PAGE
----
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French onion soup: for breakfast, lunch or dinner. Or a midnight snack.

Sunday, November 14, 2010 Leave a Comment

Now that fall has finally arrived in Colorado, (I know, I was griping about the neverending freakishly warm summerish weather for weeks and now I kind of miss it)it's a good time to make soup.

Last night I pulled out Cooking with Julia & Jacques -- Child & Pepin -- and in about an hour whipped up a darn good French onion soup. A few simple ingredients for a savory dinner.

Julia writes that when she was in Paris, she would go to the open markets at 4 a.m. By 6 a.m., everyone would head into the cafes for a warm cup of French onion soup and a glass of red wine. It was cold, and they needed to warm up!

You'll need: onions (I used yellow), butter, and beef or chicken broth (I used beef). That's it. I added some thyme from my garden that's still alive. Julia's recipe below calls for more, but I didn't have cognac and can't use flour, and Jacques' recipe was a bit simpler. Oh! And I added a pinch of chia seeds to help thicken the soup a bit. I overheard some ladies at Sunflower Market saying chia seeds -- yes, like the chia pets -- are the new superfood: full of protein and omegas and sugar-slowing agents. They apparently are a good thickening agent if you can't use gluten.

Plus a baguette and some melty, nutty Gruyere cheese to top it off. I used Udi's gluten-free bread and Manchego cheese, which is sheep's milk cheese and doesn't offend my allergies.

Just make sure to cook the onions thoroughly, like 40 minutes or so. Mine could have been softer.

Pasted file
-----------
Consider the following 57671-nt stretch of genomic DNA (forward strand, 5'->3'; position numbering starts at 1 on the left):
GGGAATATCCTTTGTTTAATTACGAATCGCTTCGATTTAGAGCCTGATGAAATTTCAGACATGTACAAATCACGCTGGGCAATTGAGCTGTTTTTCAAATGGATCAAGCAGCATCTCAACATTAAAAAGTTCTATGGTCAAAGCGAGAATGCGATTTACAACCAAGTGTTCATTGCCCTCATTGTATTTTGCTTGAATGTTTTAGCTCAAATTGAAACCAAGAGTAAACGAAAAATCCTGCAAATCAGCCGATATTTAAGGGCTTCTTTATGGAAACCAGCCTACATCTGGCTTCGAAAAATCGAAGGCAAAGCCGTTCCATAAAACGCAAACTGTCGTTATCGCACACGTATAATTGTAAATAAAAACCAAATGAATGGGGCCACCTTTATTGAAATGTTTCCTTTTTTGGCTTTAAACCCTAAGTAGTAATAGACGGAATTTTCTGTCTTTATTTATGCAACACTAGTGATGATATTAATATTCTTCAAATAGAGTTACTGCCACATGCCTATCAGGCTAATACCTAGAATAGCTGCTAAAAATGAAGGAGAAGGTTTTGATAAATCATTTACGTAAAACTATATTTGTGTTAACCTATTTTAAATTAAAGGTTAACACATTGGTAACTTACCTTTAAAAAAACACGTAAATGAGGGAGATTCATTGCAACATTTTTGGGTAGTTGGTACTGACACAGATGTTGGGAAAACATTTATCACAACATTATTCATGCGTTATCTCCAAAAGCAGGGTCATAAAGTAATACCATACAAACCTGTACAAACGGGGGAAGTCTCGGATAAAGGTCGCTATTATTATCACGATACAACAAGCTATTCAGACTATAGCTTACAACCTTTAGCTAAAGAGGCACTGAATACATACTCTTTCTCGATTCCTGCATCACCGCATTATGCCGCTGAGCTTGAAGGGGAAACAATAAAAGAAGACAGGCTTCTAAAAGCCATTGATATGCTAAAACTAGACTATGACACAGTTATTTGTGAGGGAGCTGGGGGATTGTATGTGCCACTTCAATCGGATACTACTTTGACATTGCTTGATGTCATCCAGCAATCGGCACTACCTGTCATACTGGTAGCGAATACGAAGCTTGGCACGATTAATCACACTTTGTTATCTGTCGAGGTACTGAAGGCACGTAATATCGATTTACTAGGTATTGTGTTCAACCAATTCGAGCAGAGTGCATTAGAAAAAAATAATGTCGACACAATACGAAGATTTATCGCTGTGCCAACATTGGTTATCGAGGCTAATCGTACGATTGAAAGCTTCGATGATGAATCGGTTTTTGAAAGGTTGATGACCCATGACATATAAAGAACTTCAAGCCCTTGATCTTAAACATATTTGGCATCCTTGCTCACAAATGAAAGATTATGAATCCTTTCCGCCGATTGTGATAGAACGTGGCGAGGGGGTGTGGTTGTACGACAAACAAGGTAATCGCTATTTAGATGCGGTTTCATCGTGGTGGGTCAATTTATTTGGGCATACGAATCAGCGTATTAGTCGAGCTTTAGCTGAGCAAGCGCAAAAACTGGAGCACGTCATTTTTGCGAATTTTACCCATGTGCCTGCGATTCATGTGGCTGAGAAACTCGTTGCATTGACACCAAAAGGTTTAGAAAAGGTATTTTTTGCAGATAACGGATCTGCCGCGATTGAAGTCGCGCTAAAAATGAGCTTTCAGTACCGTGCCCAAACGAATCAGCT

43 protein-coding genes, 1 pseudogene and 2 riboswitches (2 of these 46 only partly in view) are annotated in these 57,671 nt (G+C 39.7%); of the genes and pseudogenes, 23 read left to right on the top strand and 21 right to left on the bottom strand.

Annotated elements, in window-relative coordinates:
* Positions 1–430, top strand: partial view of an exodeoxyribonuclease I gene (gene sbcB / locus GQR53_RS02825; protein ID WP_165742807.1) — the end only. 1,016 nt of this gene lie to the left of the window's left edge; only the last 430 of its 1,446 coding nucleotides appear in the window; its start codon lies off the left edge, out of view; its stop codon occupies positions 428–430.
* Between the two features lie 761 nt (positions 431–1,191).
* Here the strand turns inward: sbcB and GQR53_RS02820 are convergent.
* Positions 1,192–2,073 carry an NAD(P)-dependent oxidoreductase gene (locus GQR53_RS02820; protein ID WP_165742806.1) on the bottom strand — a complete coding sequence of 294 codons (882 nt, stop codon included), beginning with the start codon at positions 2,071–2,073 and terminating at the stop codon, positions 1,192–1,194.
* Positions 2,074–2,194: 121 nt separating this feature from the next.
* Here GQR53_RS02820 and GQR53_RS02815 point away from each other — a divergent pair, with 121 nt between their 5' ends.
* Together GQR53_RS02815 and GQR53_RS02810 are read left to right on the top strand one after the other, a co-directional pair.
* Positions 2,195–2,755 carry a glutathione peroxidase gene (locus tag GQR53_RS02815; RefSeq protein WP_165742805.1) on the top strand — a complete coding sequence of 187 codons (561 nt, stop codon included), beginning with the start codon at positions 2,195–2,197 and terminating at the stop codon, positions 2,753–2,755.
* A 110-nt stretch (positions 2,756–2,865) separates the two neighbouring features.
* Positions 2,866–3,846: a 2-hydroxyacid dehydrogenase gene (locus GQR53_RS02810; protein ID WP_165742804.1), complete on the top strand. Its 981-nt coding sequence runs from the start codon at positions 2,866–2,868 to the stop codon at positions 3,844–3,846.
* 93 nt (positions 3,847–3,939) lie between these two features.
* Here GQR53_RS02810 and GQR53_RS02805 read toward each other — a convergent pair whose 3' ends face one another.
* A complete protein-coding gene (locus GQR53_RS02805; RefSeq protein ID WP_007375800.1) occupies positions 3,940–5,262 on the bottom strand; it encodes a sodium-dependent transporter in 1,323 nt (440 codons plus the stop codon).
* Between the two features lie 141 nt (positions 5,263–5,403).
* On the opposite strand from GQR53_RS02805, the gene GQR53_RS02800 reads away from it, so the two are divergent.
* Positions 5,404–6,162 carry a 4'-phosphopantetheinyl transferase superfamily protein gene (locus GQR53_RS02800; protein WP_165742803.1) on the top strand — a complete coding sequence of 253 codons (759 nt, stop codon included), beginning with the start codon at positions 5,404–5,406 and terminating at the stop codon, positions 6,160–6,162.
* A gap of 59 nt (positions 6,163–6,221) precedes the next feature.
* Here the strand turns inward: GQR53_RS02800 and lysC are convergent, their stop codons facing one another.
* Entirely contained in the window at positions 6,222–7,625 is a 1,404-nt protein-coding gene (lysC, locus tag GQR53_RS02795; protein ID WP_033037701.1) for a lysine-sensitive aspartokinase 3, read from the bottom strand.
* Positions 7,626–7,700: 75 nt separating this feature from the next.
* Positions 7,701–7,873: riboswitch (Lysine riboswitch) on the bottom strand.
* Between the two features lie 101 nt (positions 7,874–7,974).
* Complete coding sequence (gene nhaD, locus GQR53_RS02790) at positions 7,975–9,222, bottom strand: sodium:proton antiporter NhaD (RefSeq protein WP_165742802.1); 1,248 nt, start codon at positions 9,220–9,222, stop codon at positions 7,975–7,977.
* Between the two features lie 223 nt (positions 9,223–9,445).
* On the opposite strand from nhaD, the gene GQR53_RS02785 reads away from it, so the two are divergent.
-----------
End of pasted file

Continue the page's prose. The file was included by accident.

Here's Julia Child's recipe, from the Food Network:


* 1/2 stick butter
* 1 tablespoon olive oil
* 8 cups thinly sliced onions (about 2-1/2 pounds)
* 1/2 teaspoon salt
* 1/2 teaspoon sugar
* 1 tablespoon flour
* 8 cups homemade beef stock, or good quality store bought stock
* 1/4 cup Cognac, or other good brandy
* 1 cup dry white wine
* 8 (1/2-inch) thick slices of French bread, toasted
* 3/4 pound coarsely grated Gruyere


Heat a heavy saucepan over moderate heat with the butter and oil. When the butter has melted, stir in the onions, cover, and cook slowly until tender and translucent, about 10 minutes. Blend in the salt and sugar, increase the heat to medium high, and let the onions brown, stirring frequently until they are a dark walnut color, 25 to 30 minutes.

Sprinkle the flour and cook slowly, stirring, for another 3 to 4 minutes. Remove from heat, let cool a moment, then whisk in 2 cups of hot stock. When well blended, bring to the simmer, adding the rest of the stock, Cognac, and wine. Cover loosely, and simmer very slowly 1 1/2 hours, adding a little water if the liquid reduces too much. Taste for seasoning

Divide the soup among 4 ovenproof bowls. Arrange toast on top of soup and sprinkle generously with grated cheese. Place bowls on a cookie sheet and place under a preheated broiler until cheese melts and forms a crust over the tops of the bowls. Serve immediately.